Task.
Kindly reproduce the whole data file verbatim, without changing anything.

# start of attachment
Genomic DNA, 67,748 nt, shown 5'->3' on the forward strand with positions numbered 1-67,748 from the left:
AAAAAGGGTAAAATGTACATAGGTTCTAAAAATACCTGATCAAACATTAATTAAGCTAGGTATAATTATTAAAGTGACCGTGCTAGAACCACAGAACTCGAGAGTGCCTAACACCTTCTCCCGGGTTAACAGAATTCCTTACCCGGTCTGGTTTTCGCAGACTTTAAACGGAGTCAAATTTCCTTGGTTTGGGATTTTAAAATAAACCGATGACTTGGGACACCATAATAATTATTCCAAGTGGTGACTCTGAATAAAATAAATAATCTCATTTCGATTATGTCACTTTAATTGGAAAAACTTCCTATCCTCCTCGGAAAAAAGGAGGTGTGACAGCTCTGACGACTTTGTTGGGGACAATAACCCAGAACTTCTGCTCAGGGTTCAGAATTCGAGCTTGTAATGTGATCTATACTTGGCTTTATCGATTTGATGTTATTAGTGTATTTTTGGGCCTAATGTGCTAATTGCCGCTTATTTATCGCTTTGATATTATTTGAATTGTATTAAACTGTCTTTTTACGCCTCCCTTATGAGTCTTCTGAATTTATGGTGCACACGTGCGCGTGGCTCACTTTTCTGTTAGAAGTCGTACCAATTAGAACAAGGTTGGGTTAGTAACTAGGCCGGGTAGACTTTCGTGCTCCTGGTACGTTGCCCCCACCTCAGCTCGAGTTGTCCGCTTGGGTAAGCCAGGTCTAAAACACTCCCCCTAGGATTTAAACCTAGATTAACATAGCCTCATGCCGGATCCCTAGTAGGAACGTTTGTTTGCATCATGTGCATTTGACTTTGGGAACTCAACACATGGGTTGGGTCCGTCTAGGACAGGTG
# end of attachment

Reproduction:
Genomic DNA, 67,748 nt, shown 5'->3' on the forward strand with positions numbered 1-67,748 from the left:
AAAAAGGGTAAAATGTACATAGGTTCTAAAAATACCTGATCAAACATTAATTAAGCTAGGTATAATTATTAAAGTGACCGTGCTAGAACCACAGAACTCGAGAGTGCCTAACACCTTCTCCCGGGTTAACAGAATTCCTTACCCGGTCTGGTTTTCGCAGACTTTAAACGGAGTCAAATTTCCTTGGTTTGGGATTTTAAAATAAACCGATGACTTGGGACACCATAATAATTATTCCAAGTGGTGACTCTGAATAAAATAAATAATCTCATTTCGATTATGTCACTTTAATTGGAAAAACTTCCTATCCTCCTCGGAAAAAAGGAGGTGTGACAGCTCTGACGACTTTGTTGGGGACAATAACCCAGAACTTCTGCTCAGGGTTCAGAATTCGAGCTTGTAATGTGATCTATACTTGGCTTTATCGATTTGATGTTATTAGTGTATTTTTGGGCCTAATGTGCTAATTGCCGCTTATTTATCGCTTTGATATTATTTGAATTGTATTAAACTGTCTTTTTACGCCTCCCTTATGAGTCTTCTGAATTTATGGTGCACACGTGCGCGTGGCTCACTTTTCTGTTAGAAGTCGTACCAATTAGAACAAGGTTGGGTTAGTAACTAGGCCGGGTAGACTTTCGTGCTCCTGGTACGTTGCCCCCACCTCAGCTCGAGTTGTCCGCTTGGGTAAGCCAGGTCTAAAACACTCCCCCTAGGATTTAAACCTAGATTAACATAGCCTCATGCCGGATCCCTAGTAGGAACGTTTGTTTGCATCATGTGCATTTGACTTTGGGAACTCAACACATGGGTTGGGTCCGTCTAGGACAGGTG